In the past I’ve spoken with marketers who wanted to use User ID but weren’t sure how to get their offshore developers to speed up implementation, and it turned out they had a company_user_id cookie with each user’s id on their website already there which they could use. Cookies are often also used by developers to save ‘states’ of the application. Whether someone saw an urgency prompt, or a specific web banner. Whether they’re currently logged in or not, or other user states.

These are all things you can often track with Events in Google Analytics, but there can be cases where the use of a cookie can solve some problems for you, not just in retrieving data that you already have, into Google Analytics, but in creating NEW data, and using that successfully in GA.

Modifying a Goal

Imagine you have a couple of landing pages for your Cyndi Lauper fan site. These landing pages brings in a variety of traffic to your site focused on Cyndi Lauper either as a fashion icon, or as a musician:


Both have forms to submit to join the Cyndi Lauper Fan Club of Ontario, and both go to


If you want to have a goal conversion for each of those independently you’re in trouble.

The Goal Conversion Rate will be identical for those pages, as they share the same URL Destination goal. You could create two goals and look at the Funnel Conversion, but that won’t be a true Goal Conversion Rate. You MUST distinguish these goals on the URL itself. There are a few ways to do this, but one is with cookies.

When someone hits /landing-page/cyndi-lauper-fashion you can set a cookie with Google Tag Manager with the following code:

document.cookie = "cyndifashion=true;";

Have that script within a Custom HTML tag, which has a trigger placing it on only the /landing-page/cyndi-lauper-fashion page.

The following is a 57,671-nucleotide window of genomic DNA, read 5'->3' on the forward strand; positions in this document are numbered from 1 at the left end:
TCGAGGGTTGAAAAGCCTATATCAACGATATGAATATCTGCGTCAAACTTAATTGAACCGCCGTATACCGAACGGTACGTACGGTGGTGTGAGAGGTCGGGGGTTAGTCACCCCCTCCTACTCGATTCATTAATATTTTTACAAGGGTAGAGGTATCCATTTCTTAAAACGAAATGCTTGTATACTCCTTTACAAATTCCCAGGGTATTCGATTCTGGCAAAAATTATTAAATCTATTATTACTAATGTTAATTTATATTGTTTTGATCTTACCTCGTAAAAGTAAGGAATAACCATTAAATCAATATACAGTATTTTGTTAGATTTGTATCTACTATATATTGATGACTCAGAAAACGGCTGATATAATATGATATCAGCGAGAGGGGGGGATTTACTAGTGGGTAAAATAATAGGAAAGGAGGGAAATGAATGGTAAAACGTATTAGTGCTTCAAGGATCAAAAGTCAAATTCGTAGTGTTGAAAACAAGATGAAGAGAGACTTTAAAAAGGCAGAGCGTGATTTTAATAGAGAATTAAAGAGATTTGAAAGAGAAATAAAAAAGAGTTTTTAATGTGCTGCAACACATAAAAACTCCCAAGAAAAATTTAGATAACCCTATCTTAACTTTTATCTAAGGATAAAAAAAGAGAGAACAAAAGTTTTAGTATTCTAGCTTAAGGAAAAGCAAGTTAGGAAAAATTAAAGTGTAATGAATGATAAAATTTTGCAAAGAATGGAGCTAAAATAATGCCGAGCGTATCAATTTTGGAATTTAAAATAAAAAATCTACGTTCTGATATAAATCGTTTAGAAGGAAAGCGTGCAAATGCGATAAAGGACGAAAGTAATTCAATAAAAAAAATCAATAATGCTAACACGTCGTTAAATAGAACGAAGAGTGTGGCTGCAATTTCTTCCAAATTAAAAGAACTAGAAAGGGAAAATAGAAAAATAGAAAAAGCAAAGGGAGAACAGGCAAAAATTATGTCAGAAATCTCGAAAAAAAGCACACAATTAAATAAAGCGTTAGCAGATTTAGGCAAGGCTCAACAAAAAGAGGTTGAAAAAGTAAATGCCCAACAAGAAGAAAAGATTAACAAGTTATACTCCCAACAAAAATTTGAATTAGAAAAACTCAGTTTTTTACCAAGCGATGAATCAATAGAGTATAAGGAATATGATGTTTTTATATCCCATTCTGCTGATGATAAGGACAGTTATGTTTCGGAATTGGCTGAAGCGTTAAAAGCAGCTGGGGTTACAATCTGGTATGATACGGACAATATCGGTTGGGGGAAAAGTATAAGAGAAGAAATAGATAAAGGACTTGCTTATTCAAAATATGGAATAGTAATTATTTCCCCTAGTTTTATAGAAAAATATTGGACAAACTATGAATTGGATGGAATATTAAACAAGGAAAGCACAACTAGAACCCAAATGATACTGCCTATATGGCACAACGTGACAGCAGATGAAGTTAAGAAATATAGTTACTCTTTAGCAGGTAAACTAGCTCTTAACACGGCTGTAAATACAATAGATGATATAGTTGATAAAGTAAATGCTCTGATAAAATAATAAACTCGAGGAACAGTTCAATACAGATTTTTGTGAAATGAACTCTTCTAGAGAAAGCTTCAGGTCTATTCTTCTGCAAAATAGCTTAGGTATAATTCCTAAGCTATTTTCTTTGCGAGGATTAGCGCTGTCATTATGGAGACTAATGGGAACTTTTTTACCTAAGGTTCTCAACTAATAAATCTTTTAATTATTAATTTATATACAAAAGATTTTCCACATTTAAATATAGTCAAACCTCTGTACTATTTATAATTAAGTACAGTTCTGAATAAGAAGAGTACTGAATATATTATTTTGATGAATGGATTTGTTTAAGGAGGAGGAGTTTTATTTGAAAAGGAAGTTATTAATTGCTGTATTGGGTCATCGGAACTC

Now whenever anyone hits that page, they get a session cookie that has that value of cyndifashion=true. On the music page set a cookie for cyndimusic=true in a similar manner. Note that these cookies go away if the user closes their browser unless you specifically set an expiration date, which we haven’t.

You can then create a new user-defined variable (a macro in GTM version 1) for a 1st Party Cookie with a cookie name of cyndimusic and another one of cyndifashion. Now you can reference those values in GTM as variables. They would contain the value of the cookie (true in this case), so a variable of {{cyndimusic}} in GTM would have a value of “true“.

Because you can now access that cookie value anywhere in GTM, you could place a parameter onto the end of the thank you page, virtually, in GTM by setting the Page field to the following:

{{Page Path}}?music={{cyndimusic}}&fashion={{cyndifashion}}


Note: If you already have query parameters on this page or need to account for the possibility, you may need to use a Custom JavaScript variable instead.

If you hit the music page, and got your cyndimusic cookie set to true, this would then look in Google Analytics like:


For this you could create a goal that requires music=true to be a part of the goal by having a URL Destination goal matching a regular expression of cyndi-lauper-thanks.*music=true and you could separate the goals and conversions.

This could work for banners seen, urgency shown, actions taken, information delivered, etc.

Lots of Possibilities

If you’re not on Google Analytics Premium, you’re restricted to 20 custom dimensions in Universal Analytics. Leveraging cookies with GTM can open up additional possibilities with events, goals, and virtual pageviews. Or it can give you access to information that already exists on your website to pull into an existing custom dimension.

What are some ways that your site uses cookies, that you could leverage? What goals could you make more interesting by capturing things like whether users hit certain pages or promotions before converting on the final checkout? Let me know in the comments!